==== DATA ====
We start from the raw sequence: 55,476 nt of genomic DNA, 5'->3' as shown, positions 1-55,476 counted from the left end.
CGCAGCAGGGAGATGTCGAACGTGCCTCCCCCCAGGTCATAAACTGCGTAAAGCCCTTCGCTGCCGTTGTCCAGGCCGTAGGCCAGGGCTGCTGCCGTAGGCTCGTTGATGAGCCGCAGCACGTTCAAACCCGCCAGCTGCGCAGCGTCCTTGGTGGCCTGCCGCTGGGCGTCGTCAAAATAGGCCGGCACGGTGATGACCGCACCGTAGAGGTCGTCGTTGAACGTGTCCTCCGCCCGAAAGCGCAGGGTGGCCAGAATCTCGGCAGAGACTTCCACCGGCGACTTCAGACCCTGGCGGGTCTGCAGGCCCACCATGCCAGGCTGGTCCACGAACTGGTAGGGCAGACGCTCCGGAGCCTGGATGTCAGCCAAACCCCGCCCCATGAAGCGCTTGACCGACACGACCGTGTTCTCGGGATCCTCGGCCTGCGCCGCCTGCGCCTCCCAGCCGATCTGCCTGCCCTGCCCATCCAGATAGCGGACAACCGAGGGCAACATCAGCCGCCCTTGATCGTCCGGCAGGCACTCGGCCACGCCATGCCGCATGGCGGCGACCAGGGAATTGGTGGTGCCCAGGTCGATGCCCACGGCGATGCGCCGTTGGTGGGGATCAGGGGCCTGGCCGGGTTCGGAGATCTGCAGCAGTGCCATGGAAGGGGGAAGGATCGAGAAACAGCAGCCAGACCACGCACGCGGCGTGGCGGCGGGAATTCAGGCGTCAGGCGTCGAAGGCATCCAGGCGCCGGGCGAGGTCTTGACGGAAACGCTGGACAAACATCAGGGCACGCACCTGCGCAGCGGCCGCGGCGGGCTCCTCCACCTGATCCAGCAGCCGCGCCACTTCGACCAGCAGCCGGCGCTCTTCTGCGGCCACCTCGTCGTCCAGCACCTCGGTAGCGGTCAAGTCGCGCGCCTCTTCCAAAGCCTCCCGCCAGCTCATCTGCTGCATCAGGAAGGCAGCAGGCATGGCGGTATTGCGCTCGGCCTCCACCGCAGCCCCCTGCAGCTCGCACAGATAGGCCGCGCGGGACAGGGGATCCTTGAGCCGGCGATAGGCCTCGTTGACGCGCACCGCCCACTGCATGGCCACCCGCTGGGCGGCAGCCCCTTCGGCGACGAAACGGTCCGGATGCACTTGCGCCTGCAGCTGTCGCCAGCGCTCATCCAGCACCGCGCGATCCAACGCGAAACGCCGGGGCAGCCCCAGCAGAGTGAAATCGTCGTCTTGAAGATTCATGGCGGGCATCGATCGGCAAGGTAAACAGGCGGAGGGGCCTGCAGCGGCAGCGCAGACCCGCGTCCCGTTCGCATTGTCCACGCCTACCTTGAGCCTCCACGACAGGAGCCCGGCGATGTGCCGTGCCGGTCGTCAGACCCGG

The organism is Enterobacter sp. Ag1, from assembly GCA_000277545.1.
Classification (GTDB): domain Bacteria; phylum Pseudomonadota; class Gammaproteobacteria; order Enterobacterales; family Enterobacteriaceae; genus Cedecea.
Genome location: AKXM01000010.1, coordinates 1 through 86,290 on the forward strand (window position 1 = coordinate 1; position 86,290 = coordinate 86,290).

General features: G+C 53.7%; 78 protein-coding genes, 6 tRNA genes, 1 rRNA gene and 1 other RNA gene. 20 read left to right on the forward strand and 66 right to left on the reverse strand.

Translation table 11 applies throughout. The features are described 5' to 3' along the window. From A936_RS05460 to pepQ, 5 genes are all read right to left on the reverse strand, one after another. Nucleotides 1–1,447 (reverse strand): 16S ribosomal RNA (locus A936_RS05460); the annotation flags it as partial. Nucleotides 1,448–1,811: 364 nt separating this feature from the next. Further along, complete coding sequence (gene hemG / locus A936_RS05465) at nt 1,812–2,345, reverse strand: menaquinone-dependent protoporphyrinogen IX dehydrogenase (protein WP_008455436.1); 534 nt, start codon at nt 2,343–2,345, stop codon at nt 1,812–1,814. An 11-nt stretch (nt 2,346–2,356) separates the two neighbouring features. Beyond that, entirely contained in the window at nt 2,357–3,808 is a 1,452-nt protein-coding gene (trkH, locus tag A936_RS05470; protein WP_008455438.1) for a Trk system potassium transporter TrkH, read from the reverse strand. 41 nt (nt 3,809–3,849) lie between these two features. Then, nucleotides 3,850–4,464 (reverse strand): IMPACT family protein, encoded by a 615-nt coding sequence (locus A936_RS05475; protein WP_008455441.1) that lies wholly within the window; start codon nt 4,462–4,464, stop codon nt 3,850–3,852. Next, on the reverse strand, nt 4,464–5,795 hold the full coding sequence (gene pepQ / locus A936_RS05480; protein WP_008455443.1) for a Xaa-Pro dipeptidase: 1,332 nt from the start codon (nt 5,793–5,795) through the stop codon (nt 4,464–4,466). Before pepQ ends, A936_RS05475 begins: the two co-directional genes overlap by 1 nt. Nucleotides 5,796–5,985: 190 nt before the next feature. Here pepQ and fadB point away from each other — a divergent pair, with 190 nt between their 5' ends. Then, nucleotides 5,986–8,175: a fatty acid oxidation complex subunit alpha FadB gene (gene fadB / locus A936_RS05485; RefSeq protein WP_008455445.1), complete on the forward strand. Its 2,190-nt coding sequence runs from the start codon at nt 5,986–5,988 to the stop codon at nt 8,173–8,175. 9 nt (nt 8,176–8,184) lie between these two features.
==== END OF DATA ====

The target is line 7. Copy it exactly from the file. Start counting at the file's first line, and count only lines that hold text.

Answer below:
Translation table 11 applies throughout. The features are described 5' to 3' along the window. From A936_RS05460 to pepQ, 5 genes are all read right to left on the reverse strand, one after another. Nucleotides 1–1,447 (reverse strand): 16S ribosomal RNA (locus A936_RS05460); the annotation flags it as partial. Nucleotides 1,448–1,811: 364 nt separating this feature from the next. Further along, complete coding sequence (gene hemG / locus A936_RS05465) at nt 1,812–2,345, reverse strand: menaquinone-dependent protoporphyrinogen IX dehydrogenase (protein WP_008455436.1); 534 nt, start codon at nt 2,343–2,345, stop codon at nt 1,812–1,814. An 11-nt stretch (nt 2,346–2,356) separates the two neighbouring features. Beyond that, entirely contained in the window at nt 2,357–3,808 is a 1,452-nt protein-coding gene (trkH, locus tag A936_RS05470; protein WP_008455438.1) for a Trk system potassium transporter TrkH, read from the reverse strand. 41 nt (nt 3,809–3,849) lie between these two features. Then, nucleotides 3,850–4,464 (reverse strand): IMPACT family protein, encoded by a 615-nt coding sequence (locus A936_RS05475; protein WP_008455441.1) that lies wholly within the window; start codon nt 4,462–4,464, stop codon nt 3,850–3,852. Next, on the reverse strand, nt 4,464–5,795 hold the full coding sequence (gene pepQ / locus A936_RS05480; protein WP_008455443.1) for a Xaa-Pro dipeptidase: 1,332 nt from the start codon (nt 5,793–5,795) through the stop codon (nt 4,464–4,466). Before pepQ ends, A936_RS05475 begins: the two co-directional genes overlap by 1 nt. Nucleotides 5,796–5,985: 190 nt before the next feature. Here pepQ and fadB point away from each other — a divergent pair, with 190 nt between their 5' ends. Then, nucleotides 5,986–8,175: a fatty acid oxidation complex subunit alpha FadB gene (gene fadB / locus A936_RS05485; RefSeq protein WP_008455445.1), complete on the forward strand. Its 2,190-nt coding sequence runs from the start codon at nt 5,986–5,988 to the stop codon at nt 8,173–8,175. 9 nt (nt 8,176–8,184) lie between these two features.